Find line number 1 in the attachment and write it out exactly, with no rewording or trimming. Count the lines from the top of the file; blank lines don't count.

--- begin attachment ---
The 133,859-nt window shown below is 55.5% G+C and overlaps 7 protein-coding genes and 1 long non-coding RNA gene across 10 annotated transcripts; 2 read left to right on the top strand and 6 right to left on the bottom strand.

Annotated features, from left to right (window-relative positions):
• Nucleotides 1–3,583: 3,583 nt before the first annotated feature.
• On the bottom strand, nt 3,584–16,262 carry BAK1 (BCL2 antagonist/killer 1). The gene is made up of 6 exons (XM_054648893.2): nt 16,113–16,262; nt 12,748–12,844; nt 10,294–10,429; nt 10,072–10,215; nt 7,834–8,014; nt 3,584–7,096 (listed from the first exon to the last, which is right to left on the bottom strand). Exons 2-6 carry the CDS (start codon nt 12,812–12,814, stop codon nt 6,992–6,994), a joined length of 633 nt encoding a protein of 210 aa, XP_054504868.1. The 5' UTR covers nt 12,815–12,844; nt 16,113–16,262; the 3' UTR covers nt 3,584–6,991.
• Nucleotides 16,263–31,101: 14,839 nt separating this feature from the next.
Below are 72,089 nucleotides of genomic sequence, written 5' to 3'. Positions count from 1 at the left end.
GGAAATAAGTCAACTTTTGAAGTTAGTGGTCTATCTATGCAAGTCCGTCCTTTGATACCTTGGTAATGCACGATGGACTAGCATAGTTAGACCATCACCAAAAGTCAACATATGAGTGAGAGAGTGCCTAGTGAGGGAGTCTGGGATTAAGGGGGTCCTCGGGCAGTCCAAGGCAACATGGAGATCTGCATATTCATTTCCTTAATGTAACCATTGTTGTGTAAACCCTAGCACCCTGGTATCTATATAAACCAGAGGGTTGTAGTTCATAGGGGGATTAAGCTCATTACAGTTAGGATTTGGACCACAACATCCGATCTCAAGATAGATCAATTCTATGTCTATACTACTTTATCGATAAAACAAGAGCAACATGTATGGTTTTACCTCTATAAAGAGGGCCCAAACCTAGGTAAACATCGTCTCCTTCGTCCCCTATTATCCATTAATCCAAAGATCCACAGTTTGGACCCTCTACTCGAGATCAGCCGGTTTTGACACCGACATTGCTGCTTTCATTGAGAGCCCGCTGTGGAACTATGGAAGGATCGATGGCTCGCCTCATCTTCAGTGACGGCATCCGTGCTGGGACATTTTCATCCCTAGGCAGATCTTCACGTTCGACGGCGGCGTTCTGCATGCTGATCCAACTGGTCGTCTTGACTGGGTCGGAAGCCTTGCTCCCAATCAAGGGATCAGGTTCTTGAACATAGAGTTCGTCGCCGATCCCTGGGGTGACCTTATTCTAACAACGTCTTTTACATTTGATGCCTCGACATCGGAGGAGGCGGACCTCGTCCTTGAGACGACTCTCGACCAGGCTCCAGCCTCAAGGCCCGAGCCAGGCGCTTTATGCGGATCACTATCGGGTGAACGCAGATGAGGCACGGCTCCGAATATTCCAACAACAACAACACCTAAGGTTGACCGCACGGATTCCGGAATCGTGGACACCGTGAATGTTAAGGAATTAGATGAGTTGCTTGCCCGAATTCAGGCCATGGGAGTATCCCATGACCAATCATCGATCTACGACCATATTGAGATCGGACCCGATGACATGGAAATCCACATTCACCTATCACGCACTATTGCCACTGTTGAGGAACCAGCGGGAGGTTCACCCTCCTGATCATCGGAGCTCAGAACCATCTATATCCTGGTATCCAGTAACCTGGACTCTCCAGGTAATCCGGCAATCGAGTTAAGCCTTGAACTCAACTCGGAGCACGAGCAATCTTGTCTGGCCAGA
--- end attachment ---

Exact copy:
The 133,859-nt window shown below is 55.5% G+C and overlaps 7 protein-coding genes and 1 long non-coding RNA gene across 10 annotated transcripts; 2 read left to right on the top strand and 6 right to left on the bottom strand.